25. Listening to Portishead has always been like floating through a waking dream, but now the sleek edges have atrophied into a dusty chaos, and it's all the more beautiful and perfect for the change. [June 2008, p.136]
  26. 80
    Third shows Portishead in the tradition of, say, Fairpoint Convention as much as Massive Attack, and though it might not convert sceptics it is convincing, and occasionally thrilling, demonstration that the wilderness can be a great place to cook up new ideas. [May 2008, p.103]
  27. Portishead's methods are hardly frozen in time. And that evolution is what makes these elaborately layered tracks such a knotty, mesmerizing listen.
  28. Behind these minor tones and detached themes, Third emits a knowing and quiet confidence that communicates the band’s strongly held ideas, especially that of existential ennui.
  29. 80
    It's been a long wait, but like reborn armies in the night, Third has the blare of revolution. [June 2008, p.70]
  30. Ten years later, they've managed to capture our paranoid times and sound transcendent as well.
  31. Portishead seem to be playing against intuition at every corner.
  32. Anyone expecting a return to the slick cinemafunk of ’90s Portishead will be taken aback by Third, but though the album never reaches the eureka moments of old, it’s a welcome step into new territory and a more than satisfying downer dose to set against the onset of sunny days and ice cream.
  33. Third is an unexpected yet totally impressive return.
  34. Third is a carefully rewarding record with enough inspired turns to entertain throughout.
  35. Even though not every twisted move they make on Third pays dividends, considering the stakes, consciously fucking with their formula is a bold gamble for which they should be saluted.
  36. Third will probably be more admired than listened to and, you suspect, this suits Barrow, just fine. [May 2008, p.131]
  37. 30
    It's groove-deprived and difficult, and not in a particularly inventive way. [May 2008, p.78]
User Score
8.2

Universal acclaim- based on 155 Ratings

User score distribution:
  1. Positive: 63 out of 82
  2. Negative: 9 out of 82
  1. AlanO.
    May 8, 2008
    10
    This is a stunning album! To be frank, I am not a Portishead fan...I recognize their history and had ocasionally bumped into their brand of This is a stunning album! To be frank, I am not a Portishead fan...I recognize their history and had ocasionally bumped into their brand of Trip-Hop back in the day which mostly left me dry. This new album is something different. Fans of Jane Siberry, Stina Nordenstam, David Sylvian, Talk Talk, and Mimi Goese take note. The songs are experimental in nature but infused with warm electronics, etheral background shuffles, and stark, introspective lyrics. I have no idea what their traditional fans will make of this...might be a bit challenging. This is a record you have to get to know, spend time with, and ponder. Some definate reference points: Stina Nordenstam -"This is Stina Nordenstam," "When I was a Boy," - Jane Siberry," and "Soak" - by Mimi Goese. Candidate for album of the year hands down... Full Review »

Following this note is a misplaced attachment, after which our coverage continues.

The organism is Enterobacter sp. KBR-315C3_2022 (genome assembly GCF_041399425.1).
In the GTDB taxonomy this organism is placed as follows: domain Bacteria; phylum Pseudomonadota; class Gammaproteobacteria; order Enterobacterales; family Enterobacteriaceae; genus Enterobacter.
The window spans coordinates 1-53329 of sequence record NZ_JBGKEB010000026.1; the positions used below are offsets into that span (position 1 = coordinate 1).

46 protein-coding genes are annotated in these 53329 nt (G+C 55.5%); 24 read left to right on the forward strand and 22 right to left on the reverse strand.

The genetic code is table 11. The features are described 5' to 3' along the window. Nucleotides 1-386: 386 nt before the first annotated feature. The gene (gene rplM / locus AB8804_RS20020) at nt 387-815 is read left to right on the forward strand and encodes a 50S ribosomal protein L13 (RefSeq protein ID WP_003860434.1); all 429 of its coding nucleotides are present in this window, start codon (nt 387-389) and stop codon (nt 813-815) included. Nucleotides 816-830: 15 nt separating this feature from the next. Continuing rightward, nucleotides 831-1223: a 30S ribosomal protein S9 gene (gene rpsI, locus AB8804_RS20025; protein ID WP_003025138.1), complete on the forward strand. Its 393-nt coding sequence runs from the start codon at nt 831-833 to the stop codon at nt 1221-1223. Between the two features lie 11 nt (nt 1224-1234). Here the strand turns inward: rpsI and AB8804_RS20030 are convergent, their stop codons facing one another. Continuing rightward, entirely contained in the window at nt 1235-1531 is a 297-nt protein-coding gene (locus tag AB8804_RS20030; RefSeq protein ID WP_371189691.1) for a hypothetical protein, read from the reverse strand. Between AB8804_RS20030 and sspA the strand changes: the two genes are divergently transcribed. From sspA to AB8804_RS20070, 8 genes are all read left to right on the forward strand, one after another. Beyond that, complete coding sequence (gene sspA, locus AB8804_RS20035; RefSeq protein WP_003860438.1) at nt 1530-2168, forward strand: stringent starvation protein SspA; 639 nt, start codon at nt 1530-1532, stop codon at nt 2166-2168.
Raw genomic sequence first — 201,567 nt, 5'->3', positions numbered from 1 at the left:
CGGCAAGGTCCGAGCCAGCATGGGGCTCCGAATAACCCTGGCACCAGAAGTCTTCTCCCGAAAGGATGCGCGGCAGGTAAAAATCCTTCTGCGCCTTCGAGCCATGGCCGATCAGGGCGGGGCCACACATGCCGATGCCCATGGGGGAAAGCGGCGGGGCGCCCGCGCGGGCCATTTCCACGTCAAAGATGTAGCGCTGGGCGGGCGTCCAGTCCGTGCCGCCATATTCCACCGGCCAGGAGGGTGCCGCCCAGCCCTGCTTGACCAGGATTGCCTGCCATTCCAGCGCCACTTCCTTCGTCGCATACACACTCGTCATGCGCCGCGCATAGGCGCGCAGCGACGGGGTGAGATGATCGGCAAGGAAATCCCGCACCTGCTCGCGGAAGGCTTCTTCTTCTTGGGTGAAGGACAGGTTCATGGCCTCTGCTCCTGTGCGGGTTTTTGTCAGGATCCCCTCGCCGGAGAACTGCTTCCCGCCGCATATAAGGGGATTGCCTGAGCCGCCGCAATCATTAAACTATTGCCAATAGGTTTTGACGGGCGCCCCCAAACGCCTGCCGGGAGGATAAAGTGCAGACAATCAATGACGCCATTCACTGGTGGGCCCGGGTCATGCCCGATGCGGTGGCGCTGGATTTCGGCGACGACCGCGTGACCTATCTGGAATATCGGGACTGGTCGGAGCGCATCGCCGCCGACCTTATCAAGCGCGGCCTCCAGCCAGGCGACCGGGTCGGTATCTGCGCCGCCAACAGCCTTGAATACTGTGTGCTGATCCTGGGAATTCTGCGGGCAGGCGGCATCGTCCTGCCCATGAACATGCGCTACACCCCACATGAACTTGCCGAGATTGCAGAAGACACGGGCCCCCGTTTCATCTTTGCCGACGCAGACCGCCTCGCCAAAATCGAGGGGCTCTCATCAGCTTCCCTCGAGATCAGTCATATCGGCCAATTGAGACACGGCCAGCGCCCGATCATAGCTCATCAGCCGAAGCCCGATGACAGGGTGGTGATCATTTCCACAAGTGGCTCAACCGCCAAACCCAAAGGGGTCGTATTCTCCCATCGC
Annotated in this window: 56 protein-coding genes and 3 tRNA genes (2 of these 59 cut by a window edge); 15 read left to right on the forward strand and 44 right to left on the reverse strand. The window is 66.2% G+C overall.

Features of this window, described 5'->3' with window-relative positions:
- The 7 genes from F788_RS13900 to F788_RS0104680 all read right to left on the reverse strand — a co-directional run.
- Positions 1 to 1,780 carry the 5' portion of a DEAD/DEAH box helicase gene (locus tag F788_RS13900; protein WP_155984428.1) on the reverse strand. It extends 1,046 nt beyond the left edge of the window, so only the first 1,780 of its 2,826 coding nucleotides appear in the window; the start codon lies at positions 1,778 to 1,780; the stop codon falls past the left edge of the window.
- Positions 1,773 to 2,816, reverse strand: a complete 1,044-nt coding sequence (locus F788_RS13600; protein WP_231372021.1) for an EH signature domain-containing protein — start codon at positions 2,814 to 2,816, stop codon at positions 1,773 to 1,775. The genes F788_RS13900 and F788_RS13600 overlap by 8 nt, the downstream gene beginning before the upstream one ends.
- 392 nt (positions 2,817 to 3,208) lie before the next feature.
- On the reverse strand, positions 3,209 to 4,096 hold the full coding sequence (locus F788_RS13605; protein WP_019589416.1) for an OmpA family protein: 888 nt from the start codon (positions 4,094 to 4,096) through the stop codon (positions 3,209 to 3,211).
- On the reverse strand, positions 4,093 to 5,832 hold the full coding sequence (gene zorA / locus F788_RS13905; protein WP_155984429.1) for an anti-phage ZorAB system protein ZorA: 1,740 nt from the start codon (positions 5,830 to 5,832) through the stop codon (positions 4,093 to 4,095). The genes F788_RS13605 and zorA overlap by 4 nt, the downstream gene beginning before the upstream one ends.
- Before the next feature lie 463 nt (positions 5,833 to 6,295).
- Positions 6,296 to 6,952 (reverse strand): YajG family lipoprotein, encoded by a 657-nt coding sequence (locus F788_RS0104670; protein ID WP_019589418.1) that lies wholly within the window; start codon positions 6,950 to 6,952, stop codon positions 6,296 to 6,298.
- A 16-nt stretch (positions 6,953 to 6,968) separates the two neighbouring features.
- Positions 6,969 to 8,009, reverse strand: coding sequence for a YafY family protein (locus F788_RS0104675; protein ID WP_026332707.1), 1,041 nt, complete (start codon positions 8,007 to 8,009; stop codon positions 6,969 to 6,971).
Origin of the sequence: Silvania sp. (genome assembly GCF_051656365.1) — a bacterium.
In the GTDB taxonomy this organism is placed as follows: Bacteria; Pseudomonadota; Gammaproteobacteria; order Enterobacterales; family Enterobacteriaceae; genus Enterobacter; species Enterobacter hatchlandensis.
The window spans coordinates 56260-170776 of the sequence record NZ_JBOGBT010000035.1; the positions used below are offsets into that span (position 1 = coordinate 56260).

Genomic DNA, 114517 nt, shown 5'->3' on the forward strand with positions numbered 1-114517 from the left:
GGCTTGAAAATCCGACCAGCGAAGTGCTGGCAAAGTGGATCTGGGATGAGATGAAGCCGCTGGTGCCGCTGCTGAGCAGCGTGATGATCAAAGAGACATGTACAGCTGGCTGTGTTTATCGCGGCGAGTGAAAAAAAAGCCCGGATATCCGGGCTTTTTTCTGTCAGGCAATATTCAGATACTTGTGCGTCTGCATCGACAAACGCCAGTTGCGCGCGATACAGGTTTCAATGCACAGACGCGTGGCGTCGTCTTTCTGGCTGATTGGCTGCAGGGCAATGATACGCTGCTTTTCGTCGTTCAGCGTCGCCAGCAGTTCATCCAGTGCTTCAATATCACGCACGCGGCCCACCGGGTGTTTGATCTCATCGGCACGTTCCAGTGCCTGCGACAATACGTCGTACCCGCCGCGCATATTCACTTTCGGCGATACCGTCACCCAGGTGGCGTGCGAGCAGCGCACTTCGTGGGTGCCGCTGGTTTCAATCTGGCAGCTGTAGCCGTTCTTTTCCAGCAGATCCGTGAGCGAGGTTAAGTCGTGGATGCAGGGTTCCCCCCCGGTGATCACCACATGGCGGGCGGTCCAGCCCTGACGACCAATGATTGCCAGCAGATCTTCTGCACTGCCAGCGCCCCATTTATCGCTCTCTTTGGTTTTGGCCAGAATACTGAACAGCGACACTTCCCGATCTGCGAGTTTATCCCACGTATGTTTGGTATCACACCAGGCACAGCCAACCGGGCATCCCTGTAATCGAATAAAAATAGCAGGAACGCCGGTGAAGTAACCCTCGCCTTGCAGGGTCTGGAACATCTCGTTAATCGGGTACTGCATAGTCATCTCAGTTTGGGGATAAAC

2. MitchellZ.
    May 1, 2008
    9
    Third is not as instantly gratifying as Dummy. The hyper-stylized noir paranoid fantasy is gone. Instead, Third sounds as fractured and Third is not as instantly gratifying as Dummy. The hyper-stylized noir paranoid fantasy is gone. Instead, Third sounds as fractured and threatening as the times it reflects, while pulling up musical references to psychedelia of the 60's. I've only listened to it twice through, and it requires a bit of attention. But the music is astoundingly mesmerizing at times. And it really sets you on edge, with the vocals subdued and other parts sounding like their being played from the back of an empty hall (to good effect). Really worth the wait! Full Review »
  3. Apr 28, 2011
    5
    I've listened to this album several times over the past three years and each time I walk away with mixed feelings. On one hand, Beth Gibbons'I've listened to this album several times over the past three years and each time I walk away with mixed feelings. On one hand, Beth Gibbons' wonderfully haunting vocals remain and make my ears happy. On the other hand, this is not the same Portishead that made me fall in love with them all those years ago.

    They've completely abandoned the classic Trip Hop sound that they essentially helped pioneer. Change is not always a bad thing, but I fear they they've ventured so far as to remove themselves from the realm of my tea cup.

    Third is by no means a "bad" album, but it's not a direct evolution of the sound that made Dummy and Self Titled so amazing either. It has moments of greatness, but to me falls flat more often than not. I probably won't ever stop listening to Third, but each time I do I'll wish wish it had been something more.
    Full Review »